List of Nonmetals 8

Nonmetal Elements

The highlighted elements are the nonmetal elements.

The nonmetal elements occupy the upper righthand corner of the periodic table. These elements have similar chemical properties that differ from the elements considered metals.

The nonmetal element group is a subset of these elements. The nonmetal element group consists of hydrogen, carbon, nitrogen, oxygen, phosphorus, sulfur and selenium.

Hydrogen acts as a nonmetal at normal temperatures and pressure and is generally accepted to be part of the nonmetal group.

Properties of nonmetals include:

  • dull, not shiny
  • poor conductor of heat
  • poor conductor of electricity
  • high ionization energies
  • high electronegativity
  • not malleable or ductile, usually brittle
  • lower density (when compared to metals)
  • lower melting point and boiling points (when compared to metals)
  • gains electrons in reactions

This is a list of the nonmetal elements in order of increasing atomic number.


About Todd Helmenstine

Todd Helmenstine is the physicist/mathematician who creates most of the images and PDF files found on Nearly all of the graphics are created in Adobe Illustrator, Fireworks and Photoshop. Todd also writes many of the example problems and general news articles found on the site.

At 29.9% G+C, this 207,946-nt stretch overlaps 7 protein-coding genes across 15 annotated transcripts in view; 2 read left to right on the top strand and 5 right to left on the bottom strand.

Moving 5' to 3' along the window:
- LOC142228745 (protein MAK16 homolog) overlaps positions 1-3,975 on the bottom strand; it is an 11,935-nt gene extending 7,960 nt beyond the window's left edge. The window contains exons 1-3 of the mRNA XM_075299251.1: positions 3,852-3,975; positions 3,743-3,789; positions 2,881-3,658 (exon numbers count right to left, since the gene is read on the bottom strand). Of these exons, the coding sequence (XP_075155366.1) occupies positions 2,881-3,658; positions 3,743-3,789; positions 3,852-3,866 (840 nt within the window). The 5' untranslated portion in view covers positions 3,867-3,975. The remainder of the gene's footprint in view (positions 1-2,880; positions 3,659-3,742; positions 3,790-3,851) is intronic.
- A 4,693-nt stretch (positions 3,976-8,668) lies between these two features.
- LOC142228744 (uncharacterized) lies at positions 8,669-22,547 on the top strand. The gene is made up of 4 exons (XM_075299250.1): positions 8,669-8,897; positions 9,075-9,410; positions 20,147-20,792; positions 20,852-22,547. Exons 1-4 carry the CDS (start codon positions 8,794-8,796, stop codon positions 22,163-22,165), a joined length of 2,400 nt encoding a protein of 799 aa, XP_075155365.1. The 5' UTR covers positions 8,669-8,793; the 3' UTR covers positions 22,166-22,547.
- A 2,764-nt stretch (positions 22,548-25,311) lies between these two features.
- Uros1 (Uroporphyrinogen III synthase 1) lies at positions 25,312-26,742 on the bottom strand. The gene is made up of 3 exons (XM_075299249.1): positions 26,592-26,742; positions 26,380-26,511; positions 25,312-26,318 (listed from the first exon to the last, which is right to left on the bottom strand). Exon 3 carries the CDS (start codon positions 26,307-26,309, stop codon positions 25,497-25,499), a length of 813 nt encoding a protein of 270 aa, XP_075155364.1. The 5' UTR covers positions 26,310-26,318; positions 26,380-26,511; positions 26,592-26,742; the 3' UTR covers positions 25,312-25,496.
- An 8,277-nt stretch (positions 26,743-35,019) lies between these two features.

8 thoughts on “List of Nonmetals

  • sahil

    very usefull stuff

    u could also add like in what natural state these exist
    like sulphur in S8 ,S6,S7
    oxygen in O2

  • Daniel Rosenthal

    Most metalloids are semiconductors–they have a small electrical conductivity which
    increases as their temperature is raised or impurities are added. The exceptions are
    arsenic and antimony. These elements exhibit an extreme form of allotropy; the room
    temperature allotropes, although brittle are metallc conductors (specific resistivity:
    arsenic 35 micro-ohm-cm; antimony 42 micro-ohm cm–but they have nonmetallic,
    nonconducting allotropes at low temperatures. By contrast, Germanium has a
    specific resistivity of 60 ohm-cm or 60,000,000 micro-ohm cm; tellurium, 430,000
    micro-ohm-cm. Quite a difference. In metals, electrical conductivity decreases
    slightly as temperature increases and decreases if it is lowered. Some metals–e.g.
    tin and lead–lose ALL of their electrical resistance at low temperatures and become
    perfect electrical conductors–a phenomenon known as superconductivity. An
    experiment was done a few years ago where an electrical current was started in a
    lead ring. Three years later it was still circulating undiminished. Of course this
    phenomenon only takes place at very low temperatures–just a few degrees above
    absolute zero.

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